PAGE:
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Thomson, Joseph John (1856–1940)

J. J. Thomson
English physicist who succeeded James Clerk Maxwell as professor of experimental physics (1883–1919) at Cambridge. J. J. Thomson's discovery of the electron is regarded as the birth of particle physics. Thomson established that cathode rays consisted of a stream of particles (see Crookes tube). He went on to prove that the electron was negatively charged and that its mass was about 2,000 times smaller than the smallest atom (hydrogen). He was awarded the 1906 Nobel Prize in Physics for his investigations into the electrical conductivity of gases.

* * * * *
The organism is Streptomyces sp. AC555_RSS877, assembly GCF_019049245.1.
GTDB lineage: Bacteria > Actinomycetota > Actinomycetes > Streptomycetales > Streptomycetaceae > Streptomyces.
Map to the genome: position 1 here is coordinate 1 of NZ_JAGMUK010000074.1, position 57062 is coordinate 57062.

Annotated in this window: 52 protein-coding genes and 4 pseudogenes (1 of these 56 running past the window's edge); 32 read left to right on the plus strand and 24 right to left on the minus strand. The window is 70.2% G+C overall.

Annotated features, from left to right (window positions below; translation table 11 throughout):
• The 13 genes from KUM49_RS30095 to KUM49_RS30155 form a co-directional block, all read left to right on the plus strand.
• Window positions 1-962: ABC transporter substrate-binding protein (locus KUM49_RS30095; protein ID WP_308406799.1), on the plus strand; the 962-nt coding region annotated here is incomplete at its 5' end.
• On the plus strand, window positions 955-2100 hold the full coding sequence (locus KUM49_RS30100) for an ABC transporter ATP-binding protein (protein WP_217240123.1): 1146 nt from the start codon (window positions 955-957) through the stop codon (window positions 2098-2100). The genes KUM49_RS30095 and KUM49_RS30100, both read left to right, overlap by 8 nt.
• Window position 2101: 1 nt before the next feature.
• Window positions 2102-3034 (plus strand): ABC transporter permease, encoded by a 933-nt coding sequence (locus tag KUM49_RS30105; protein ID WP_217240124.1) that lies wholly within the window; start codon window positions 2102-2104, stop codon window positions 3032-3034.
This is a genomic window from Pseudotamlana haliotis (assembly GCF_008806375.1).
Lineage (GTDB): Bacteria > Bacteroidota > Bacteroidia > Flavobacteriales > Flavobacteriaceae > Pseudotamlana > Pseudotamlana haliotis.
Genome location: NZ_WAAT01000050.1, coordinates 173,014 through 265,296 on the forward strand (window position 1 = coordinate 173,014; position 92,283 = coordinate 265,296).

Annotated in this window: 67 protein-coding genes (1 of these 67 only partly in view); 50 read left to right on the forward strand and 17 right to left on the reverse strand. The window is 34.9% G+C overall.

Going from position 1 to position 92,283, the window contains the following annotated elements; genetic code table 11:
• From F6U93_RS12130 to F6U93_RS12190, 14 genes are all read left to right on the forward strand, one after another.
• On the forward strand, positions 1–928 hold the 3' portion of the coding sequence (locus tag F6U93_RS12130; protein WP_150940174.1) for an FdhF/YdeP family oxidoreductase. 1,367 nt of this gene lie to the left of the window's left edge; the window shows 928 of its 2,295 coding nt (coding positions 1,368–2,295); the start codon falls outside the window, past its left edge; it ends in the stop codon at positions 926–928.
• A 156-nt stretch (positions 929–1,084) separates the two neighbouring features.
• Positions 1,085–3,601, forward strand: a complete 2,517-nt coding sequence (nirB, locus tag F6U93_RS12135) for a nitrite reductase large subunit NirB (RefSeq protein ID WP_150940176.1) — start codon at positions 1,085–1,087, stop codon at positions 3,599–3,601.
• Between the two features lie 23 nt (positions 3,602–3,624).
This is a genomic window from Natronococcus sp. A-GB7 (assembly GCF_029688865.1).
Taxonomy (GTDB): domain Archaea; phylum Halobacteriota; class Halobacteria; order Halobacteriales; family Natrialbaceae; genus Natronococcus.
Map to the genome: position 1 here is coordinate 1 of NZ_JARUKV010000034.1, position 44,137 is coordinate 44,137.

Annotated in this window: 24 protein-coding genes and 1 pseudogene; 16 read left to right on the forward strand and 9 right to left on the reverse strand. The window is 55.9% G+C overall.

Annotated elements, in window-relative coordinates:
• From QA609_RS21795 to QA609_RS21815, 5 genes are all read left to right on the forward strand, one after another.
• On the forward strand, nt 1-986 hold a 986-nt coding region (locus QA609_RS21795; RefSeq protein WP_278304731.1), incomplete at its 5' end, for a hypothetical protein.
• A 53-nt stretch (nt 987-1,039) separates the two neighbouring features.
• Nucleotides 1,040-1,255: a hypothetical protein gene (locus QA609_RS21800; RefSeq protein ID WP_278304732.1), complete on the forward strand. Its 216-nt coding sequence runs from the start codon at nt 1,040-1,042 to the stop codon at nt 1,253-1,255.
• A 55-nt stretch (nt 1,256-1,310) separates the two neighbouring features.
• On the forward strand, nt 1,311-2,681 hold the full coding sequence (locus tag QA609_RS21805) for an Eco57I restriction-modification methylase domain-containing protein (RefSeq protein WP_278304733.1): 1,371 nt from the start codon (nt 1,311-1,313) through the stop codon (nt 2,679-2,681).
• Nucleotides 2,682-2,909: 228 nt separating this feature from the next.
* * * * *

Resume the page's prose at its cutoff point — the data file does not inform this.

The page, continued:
Thomson and Francis Aston produced evidence of isotopes of neon. He transformed the Cavendish Laboratory into a major center for atomic research, attracting scientists of the caliber of Ernest Rutherford, who used Thomson's "currant-bun" model of the atom as a starting point for his own experimental investigations into the structure of the atom.

Thomson served as president (1915–20) of the Royal Society.

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